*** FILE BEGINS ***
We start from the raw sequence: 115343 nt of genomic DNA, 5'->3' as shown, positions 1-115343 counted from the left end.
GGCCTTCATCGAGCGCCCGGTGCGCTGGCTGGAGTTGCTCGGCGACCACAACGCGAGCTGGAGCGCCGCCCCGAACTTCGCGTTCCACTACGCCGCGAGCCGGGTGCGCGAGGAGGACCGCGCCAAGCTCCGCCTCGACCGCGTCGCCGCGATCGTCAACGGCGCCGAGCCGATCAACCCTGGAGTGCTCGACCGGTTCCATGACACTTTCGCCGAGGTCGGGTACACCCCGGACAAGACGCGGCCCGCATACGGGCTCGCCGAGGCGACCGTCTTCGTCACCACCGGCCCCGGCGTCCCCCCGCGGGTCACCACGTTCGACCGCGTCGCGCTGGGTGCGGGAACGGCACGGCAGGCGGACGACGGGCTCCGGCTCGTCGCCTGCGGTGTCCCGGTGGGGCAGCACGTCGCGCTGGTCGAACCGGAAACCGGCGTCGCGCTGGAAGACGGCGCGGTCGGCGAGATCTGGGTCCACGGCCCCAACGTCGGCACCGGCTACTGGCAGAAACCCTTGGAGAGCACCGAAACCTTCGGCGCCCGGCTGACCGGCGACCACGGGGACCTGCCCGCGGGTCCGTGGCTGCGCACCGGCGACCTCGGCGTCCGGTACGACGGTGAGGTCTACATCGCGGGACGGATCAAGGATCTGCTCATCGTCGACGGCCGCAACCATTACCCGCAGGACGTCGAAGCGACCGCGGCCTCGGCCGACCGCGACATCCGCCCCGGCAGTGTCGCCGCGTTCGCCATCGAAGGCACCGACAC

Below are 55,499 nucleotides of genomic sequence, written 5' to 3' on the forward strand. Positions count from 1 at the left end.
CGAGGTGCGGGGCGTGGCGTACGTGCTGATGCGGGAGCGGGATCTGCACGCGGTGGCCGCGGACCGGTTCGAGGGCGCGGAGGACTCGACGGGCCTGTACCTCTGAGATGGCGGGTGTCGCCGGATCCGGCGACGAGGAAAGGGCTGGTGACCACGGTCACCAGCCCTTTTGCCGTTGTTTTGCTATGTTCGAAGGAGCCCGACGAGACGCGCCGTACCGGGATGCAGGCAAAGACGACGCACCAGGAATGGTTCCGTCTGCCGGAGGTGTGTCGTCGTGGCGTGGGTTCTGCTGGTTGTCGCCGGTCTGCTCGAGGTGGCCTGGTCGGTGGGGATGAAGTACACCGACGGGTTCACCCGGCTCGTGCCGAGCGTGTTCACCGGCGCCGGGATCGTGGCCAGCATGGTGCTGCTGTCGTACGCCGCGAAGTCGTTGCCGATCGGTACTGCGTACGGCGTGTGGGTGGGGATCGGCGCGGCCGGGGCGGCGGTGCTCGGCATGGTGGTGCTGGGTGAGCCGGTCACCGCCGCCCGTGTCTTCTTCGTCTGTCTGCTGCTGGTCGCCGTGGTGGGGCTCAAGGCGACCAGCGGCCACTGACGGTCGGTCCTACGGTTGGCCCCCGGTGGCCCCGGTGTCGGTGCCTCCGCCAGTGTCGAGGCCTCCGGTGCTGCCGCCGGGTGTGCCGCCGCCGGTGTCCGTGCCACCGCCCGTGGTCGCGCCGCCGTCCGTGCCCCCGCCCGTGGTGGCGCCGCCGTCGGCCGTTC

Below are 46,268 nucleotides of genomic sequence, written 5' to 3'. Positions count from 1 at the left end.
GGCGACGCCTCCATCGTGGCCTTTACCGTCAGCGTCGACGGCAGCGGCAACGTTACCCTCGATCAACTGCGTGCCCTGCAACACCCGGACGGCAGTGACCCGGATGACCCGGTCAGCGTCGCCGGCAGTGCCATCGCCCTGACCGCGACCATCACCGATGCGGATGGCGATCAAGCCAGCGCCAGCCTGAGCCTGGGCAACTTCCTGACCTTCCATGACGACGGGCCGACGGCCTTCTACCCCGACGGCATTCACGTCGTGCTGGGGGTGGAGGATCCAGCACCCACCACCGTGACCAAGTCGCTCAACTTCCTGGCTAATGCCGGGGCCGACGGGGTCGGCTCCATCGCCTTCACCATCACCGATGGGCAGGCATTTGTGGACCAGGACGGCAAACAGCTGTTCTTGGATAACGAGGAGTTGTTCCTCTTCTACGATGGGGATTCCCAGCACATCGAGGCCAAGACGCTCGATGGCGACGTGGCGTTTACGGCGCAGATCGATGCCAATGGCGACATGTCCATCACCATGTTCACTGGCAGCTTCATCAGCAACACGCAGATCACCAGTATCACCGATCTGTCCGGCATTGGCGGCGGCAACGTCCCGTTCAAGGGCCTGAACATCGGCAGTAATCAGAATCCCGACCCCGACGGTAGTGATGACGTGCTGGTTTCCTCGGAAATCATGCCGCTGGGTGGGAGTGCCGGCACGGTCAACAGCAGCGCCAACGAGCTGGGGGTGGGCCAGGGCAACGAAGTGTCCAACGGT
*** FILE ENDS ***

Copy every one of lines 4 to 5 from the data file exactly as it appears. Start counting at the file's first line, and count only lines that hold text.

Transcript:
CGAGGTGCGGGGCGTGGCGTACGTGCTGATGCGGGAGCGGGATCTGCACGCGGTGGCCGCGGACCGGTTCGAGGGCGCGGAGGACTCGACGGGCCTGTACCTCTGAGATGGCGGGTGTCGCCGGATCCGGCGACGAGGAAAGGGCTGGTGACCACGGTCACCAGCCCTTTTGCCGTTGTTTTGCTATGTTCGAAGGAGCCCGACGAGACGCGCCGTACCGGGATGCAGGCAAAGACGACGCACCAGGAATGGTTCCGTCTGCCGGAGGTGTGTCGTCGTGGCGTGGGTTCTGCTGGTTGTCGCCGGTCTGCTCGAGGTGGCCTGGTCGGTGGGGATGAAGTACACCGACGGGTTCACCCGGCTCGTGCCGAGCGTGTTCACCGGCGCCGGGATCGTGGCCAGCATGGTGCTGCTGTCGTACGCCGCGAAGTCGTTGCCGATCGGTACTGCGTACGGCGTGTGGGTGGGGATCGGCGCGGCCGGGGCGGCGGTGCTCGGCATGGTGGTGCTGGGTGAGCCGGTCACCGCCGCCCGTGTCTTCTTCGTCTGTCTGCTGCTGGTCGCCGTGGTGGGGCTCAAGGCGACCAGCGGCCACTGACGGTCGGTCCTACGGTTGGCCCCCGGTGGCCCCGGTGTCGGTGCCTCCGCCAGTGTCGAGGCCTCCGGTGCTGCCGCCGGGTGTGCCGCCGCCGGTGTCCGTGCCACCGCCCGTGGTCGCGCCGCCGTCCGTGCCCCCGCCCGTGGTGGCGCCGCCGTCGGCCGTTC

Below are 46,268 nucleotides of genomic sequence, written 5' to 3'. Positions count from 1 at the left end.